You are absolutely right that these products ought not be on the shelf at all that goes without saying. At least it should go without saying. However, I suspect that, rather unfortunately, that genie is already out of the bottle. These items should be labeled until such time as they can be completely eradicated from the market, assuming that removing these products is at all possible.

Regards
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Two Americas Donating Member (1000+ posts) Send PM | Profile | Ignore Thu Dec-18-08 03:23 PM
Response to Reply #133
134. that is just not true
In recent years, the Republicans have been destroying all of the federal agencies that protect the public, infiltrating them with hacks from industry, de-funding them, politicizing them and corrupting them and crippling them.

The right wingers want you to hate government, want you to think that government intervention to protect the public will not work. Please don't fall for that.

Educate yourself on the history of the USDA, its purpose, the accomplishments over the years.

The USDA, and our public agricultural infrastructure in general, represents one of the most successful, efficient and effective government programs in history. The right wingers desperately want to eliminate it, because it is an obstacle to their corporate clients, it is in the way of the total privatization of our food supply system.
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Raineyb Donating Member (1000+ posts) Send PM | Profile | Ignore Thu Dec-18-08 04:08 PM
Response to Reply #134
135. That was my point. The USDA of late hasn't been concerned with the public good or
food safety. We're not disagreeing here. But there's no way to argue that the USDA of today is living up to its history.

Regards
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Two Americas Donating Member (1000+ posts) Send PM | Profile | Ignore Thu Dec-18-08 04:45 PM
Response to Reply #135
136. much of the work
Much of the work goes on as always, out of the view of the general public. The FDA is far more corrupted. The USDA may be the "cleanest" bureaucracy of any of them today.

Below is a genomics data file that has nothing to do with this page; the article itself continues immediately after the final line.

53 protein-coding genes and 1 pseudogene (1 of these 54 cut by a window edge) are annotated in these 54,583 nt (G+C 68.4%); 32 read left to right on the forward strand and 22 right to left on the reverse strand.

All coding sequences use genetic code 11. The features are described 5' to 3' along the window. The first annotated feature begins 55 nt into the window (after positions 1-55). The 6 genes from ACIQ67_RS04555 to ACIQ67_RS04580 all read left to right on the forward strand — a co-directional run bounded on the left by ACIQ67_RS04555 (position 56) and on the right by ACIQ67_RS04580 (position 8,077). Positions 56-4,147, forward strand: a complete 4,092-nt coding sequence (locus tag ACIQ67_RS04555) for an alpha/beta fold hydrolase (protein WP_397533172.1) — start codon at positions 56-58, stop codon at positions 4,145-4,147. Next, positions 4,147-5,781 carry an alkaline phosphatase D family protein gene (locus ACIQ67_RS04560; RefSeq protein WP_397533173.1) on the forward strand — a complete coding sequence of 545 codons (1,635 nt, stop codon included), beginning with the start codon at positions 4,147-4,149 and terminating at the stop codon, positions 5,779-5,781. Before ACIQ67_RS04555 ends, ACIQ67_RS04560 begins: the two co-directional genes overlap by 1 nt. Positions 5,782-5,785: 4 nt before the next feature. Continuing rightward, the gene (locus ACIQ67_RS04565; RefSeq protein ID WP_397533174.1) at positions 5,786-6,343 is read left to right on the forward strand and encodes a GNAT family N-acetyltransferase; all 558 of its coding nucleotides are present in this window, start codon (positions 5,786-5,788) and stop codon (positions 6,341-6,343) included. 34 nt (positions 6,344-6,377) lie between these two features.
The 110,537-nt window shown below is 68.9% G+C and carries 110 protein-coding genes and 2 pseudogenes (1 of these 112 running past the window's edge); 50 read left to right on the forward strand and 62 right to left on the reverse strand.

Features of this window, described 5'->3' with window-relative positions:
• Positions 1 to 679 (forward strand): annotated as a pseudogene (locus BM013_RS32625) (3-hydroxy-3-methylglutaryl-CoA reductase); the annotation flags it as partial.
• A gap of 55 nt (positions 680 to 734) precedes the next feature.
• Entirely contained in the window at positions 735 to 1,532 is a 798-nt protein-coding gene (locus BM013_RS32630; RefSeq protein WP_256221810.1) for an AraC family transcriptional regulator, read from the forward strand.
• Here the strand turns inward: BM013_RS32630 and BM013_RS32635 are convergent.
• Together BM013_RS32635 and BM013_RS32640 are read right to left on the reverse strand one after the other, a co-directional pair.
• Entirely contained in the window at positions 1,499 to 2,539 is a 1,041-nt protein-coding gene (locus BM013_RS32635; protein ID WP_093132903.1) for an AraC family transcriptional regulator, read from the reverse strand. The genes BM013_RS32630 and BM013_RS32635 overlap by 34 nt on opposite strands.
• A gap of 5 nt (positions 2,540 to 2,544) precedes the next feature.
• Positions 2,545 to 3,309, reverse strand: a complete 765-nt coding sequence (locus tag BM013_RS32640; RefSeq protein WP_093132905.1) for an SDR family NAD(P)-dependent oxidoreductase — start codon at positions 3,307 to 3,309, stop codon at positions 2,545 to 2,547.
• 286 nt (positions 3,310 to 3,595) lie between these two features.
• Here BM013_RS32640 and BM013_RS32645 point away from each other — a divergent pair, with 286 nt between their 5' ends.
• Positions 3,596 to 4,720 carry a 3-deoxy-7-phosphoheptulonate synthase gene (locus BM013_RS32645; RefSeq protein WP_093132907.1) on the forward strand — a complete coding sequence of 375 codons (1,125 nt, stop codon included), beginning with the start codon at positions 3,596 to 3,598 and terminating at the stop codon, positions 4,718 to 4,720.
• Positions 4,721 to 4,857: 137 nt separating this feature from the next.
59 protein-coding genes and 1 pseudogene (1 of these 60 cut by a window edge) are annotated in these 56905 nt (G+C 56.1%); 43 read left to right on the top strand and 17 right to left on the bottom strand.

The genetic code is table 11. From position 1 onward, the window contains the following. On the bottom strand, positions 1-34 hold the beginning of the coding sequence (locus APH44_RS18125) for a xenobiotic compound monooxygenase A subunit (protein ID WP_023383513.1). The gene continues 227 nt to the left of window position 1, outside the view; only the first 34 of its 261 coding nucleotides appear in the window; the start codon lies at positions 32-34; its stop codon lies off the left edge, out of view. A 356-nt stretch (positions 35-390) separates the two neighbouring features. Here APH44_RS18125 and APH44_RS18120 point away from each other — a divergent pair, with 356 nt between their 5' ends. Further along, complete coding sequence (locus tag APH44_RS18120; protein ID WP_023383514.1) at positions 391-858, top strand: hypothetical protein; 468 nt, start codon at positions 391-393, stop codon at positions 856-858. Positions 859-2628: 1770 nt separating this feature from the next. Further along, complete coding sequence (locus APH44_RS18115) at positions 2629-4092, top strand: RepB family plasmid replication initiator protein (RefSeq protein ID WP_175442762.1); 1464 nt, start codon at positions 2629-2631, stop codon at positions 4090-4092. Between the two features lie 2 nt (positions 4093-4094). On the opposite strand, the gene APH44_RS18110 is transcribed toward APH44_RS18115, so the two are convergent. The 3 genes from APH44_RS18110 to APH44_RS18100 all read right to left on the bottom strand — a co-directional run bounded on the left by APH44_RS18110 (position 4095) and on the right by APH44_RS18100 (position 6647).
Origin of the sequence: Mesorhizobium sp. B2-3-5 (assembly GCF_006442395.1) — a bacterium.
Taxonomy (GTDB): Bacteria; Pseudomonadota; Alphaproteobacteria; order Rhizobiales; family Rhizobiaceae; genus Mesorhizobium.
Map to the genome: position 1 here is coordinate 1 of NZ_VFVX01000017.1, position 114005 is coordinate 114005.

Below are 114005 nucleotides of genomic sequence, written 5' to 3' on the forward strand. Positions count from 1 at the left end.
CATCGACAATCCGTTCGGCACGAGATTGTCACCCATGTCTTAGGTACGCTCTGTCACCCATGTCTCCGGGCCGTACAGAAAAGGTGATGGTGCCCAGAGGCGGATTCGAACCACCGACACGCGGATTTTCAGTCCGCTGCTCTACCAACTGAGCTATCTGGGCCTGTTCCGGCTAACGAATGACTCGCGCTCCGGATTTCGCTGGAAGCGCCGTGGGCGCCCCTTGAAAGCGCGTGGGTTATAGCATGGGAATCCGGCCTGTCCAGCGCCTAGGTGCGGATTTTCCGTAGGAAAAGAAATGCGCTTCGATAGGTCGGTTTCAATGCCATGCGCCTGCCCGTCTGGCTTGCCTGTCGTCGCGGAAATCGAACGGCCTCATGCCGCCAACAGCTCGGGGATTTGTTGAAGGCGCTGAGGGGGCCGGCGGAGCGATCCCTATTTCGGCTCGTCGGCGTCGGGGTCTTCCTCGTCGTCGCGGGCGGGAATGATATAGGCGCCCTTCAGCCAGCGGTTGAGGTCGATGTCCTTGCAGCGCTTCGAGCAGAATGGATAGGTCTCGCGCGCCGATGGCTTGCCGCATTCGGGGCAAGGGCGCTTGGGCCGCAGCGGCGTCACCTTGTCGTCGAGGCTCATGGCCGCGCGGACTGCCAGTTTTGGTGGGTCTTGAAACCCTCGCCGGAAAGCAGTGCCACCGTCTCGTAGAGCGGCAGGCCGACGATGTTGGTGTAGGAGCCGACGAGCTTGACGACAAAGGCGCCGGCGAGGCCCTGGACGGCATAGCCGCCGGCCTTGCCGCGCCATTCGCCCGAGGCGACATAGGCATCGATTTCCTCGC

The criticisms should cite "Republicans" not the USDA. Much of liberal activism has been co-opted into the libertarian way of thinking - anti-government, anti-regulation, and anti-science.
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Raineyb Donating Member (1000+ posts) Send PM | Profile | Ignore Fri Dec-19-08 11:50 AM
Response to Reply #136
142. I'm not sure I could only blame Republicans for this
rBST was approved for use during the Clinton administration. Better to say corporatist but many people don't recognize a corporatist if they have a D after their name. The USDA is a reflection of who is running things. I think it's appropriate to point at them as well as the President who appointed the head person.

Regards
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Two Americas Donating Member (1000+ posts) Send PM | Profile | Ignore Sat Dec-20-08 12:26 AM
Response to Reply #142
144. true
Many Democrats have been co-opted into the Republican agenda. Good point, thanks.
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bvar22 Donating Member (1000+ posts) Send PM | Profile | Ignore Wed Dec-17-08 02:24 PM
Response to Reply #38
80. My complaint is not the above issues you attempt to marginalize.
My complaint is the support of Agri-Business (Huge Corporations, Factory Farms, and mono-cultivation) over small farms, genetic diversity, and de-centralization of our food sources.
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Alter Ego Donating Member (1000+ posts) Send PM | Profile | Ignore Wed Dec-17-08 11:30 AM